Last year, we had the folks from a very successful organization come into Ottawa to facilitate a one-day workshop called “Creating a personal/business vision of greatness.”
This particular company set up a training arm to help other businesses and people learn from their many successes.
The founders of this unique group attributed the lion’s share of their success to one deceptively simple thing: their unwavering focus on the importance of building a vision today, which can help them create the future they want to achieve tomorrow.
Having problems isn’t always a bad thing
Each of the workshop participants came away with something different. What I found most insightful was the idea that it’s impossible to live a life that’s completely problem-free. Instead, what we should be focused on – as both business owners and investors – is how we can make our problems better.
In a business context, “better problems” means challenges like having too much business rather than too little, too many options instead of too few, or having to decide how best to invest your profits instead of wondering how you’re going to make ends meet.
For investors, one of the best “better problems” we should all be striving for is the question of what to do when the market declines. Why are market declines a better problem? Because if you’re going through a decline, it means you’re invested in the market. And if we look back at the last 100 or so years, being invested in the market has almost always been a very good thing.
The true test of investment success
Why is staying invested so important? Because over the long run, it doesn’t really matter what your rate of return is in any particular year, or how many units of currency you happen to have in your bank account at a given moment. For the vast majority of investors, the long-term value of their money is determined solely by how well it maintains (or increases) its purchasing power over time.
Just consider: a hundred years ago, having a million dollars would have made you one of the wealthiest people on the planet. Today, it can barely buy a two-bedroom condo in downtown Toronto. The reason for this shift comes down to one very powerful (and unfortunately unavoidable) force: inflation.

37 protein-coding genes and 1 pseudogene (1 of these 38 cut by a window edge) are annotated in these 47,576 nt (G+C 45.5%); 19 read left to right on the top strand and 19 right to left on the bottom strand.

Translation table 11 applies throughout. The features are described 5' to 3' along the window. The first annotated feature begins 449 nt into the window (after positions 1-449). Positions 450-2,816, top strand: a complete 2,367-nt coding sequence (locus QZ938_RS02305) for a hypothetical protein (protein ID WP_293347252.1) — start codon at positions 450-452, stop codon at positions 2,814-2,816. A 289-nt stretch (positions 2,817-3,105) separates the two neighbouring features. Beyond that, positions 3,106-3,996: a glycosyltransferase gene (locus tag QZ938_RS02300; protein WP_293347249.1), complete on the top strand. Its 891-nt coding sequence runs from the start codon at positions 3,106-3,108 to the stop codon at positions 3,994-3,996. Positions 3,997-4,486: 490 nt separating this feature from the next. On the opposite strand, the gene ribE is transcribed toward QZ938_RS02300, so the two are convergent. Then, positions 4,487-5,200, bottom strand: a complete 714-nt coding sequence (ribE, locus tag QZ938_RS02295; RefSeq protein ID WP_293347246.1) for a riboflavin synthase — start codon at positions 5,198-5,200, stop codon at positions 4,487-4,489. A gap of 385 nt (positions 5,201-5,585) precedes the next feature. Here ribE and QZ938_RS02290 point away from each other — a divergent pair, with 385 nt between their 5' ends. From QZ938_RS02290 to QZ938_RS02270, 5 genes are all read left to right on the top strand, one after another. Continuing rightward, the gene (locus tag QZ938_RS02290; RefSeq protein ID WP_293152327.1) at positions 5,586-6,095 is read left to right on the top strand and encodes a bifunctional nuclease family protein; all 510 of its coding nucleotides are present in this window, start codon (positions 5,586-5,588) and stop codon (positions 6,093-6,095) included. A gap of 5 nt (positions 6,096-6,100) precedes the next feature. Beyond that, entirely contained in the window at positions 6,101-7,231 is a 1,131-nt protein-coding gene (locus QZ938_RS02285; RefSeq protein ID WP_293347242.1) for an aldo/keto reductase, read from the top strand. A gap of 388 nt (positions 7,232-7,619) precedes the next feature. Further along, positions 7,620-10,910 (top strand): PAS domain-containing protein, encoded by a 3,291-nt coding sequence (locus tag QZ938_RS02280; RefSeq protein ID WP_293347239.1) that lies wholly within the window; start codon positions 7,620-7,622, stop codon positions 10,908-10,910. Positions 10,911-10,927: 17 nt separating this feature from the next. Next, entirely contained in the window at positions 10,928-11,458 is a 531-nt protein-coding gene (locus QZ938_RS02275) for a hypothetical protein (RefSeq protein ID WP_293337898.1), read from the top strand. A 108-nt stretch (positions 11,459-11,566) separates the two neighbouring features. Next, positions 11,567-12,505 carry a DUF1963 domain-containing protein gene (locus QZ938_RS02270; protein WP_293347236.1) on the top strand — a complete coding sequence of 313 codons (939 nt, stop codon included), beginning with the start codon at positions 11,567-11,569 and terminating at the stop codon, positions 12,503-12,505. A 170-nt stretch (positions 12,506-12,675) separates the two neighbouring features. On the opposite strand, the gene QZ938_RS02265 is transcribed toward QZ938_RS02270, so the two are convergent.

Given the reality of inflation, the only true test of an investment’s long-term success is how much it earns over and above the rate of inflation. Historically speaking, people who were invested in the stock market earned an average of twice as high a rate of return as bondholders after accounting for inflation.
That’s why being in the market – even a bear market – generally gives us much “better” problems over the long run than being out of it.
The premium power of equities
Of course, it would be even better if we had a crystal ball that let us predict all the market peaks and valleys, so we could move our money in and out at just the right time. But since there is no surefire way to consistently forecast what’s going to happen with the economy tomorrow let alone a year from now, the only real way to be sure of capturing the long-term premium return of equities is to stay invested all the time. And that means experiencing an occasional market decline.
Don’t get me wrong. Even if they are temporary, these “better problems” can still be tough to endure.
The average annual peak-to-trough market decline over the past century, for example, was around 15 per cent a year. Average declines of nearly twice that much have taken place about once every five years or so. And since the end of the Second World War, there have been three years where the markets dropped by close to 50 per cent.
But in spite of all that, the cash dividend of the S&P 500 since 1926 has still grown at a compound rate of almost 5 per cent. That’s more than one-and-a-half times the average inflation rate of 3 per cent. Since 1980, dividends have grown even faster, to almost 6 per cent a year. That’s double the rate of inflation over the very same period of time.
The best defence against our own bad instincts
With today’s 30-year projected retirements, that premium rate of return that comes from investing in equities will be even more crucial to protect the future purchasing power of your hard-earned life savings for as long as you need it.
But while we encourage all our clients to experience the “better problems” of being an equity investor, we also know that it’s still very difficult to be successful without help.
Current events combined with human emotions can lead even the smartest investor to make the same mistakes over and over again, whether it’s panicking your way out of a temporarily declining market or piling into the latest fad. In my experience, the best defense against these mistakes is to have a clear investment plan, and an investment policy that you frequently review and update.
So by all means, invest in a way that gives you the best problems you can find. Just make sure you have a great plan in place first, so you can be certain that all those “better problems” will also yield the best possible results.
This article is for information purposes only. It is not intended to be financial advice, and the opinions expressed are the opinions of the author only. Past performance is not a guarantee of future results. All assumptions, opinions and estimates made by the author are subject to change without notice.
Before acting on any recommendations, consider whether they are suitable for your individual circumstances, and seek out professional advice.